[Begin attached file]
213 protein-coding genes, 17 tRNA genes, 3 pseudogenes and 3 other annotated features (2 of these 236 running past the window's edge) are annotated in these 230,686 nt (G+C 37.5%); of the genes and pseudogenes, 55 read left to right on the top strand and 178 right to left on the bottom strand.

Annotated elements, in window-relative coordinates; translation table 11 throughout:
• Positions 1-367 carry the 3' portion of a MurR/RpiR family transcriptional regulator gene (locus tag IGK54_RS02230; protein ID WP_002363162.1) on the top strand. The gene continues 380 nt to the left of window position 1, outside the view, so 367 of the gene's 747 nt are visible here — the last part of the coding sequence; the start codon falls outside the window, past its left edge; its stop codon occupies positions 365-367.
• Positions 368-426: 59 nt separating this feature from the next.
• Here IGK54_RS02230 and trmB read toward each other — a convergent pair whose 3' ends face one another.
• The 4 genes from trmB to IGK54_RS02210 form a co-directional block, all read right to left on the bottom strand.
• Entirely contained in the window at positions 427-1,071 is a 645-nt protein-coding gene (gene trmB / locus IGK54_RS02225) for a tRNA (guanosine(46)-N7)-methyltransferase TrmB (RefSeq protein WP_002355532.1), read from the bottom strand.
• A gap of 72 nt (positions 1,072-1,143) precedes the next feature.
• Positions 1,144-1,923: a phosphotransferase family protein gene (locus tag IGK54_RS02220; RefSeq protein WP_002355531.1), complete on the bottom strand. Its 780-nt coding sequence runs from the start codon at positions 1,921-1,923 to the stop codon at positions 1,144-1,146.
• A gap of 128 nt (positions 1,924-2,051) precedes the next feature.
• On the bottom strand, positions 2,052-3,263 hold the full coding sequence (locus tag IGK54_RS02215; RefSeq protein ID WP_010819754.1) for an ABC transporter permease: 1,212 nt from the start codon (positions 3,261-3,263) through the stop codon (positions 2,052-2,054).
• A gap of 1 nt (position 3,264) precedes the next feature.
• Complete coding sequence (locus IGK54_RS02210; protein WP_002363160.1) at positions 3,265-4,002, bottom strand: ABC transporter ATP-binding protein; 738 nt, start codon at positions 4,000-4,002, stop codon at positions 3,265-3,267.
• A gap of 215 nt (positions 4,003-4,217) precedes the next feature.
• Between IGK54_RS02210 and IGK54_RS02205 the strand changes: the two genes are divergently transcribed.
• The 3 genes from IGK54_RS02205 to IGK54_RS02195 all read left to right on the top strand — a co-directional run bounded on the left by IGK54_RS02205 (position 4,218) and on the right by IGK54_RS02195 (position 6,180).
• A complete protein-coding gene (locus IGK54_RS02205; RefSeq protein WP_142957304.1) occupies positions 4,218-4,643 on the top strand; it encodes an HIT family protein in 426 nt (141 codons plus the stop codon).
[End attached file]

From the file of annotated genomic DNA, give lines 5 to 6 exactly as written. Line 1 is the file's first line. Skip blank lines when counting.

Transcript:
• Here IGK54_RS02230 and trmB read toward each other — a convergent pair whose 3' ends face one another.
• The 4 genes from trmB to IGK54_RS02210 form a co-directional block, all read right to left on the bottom strand.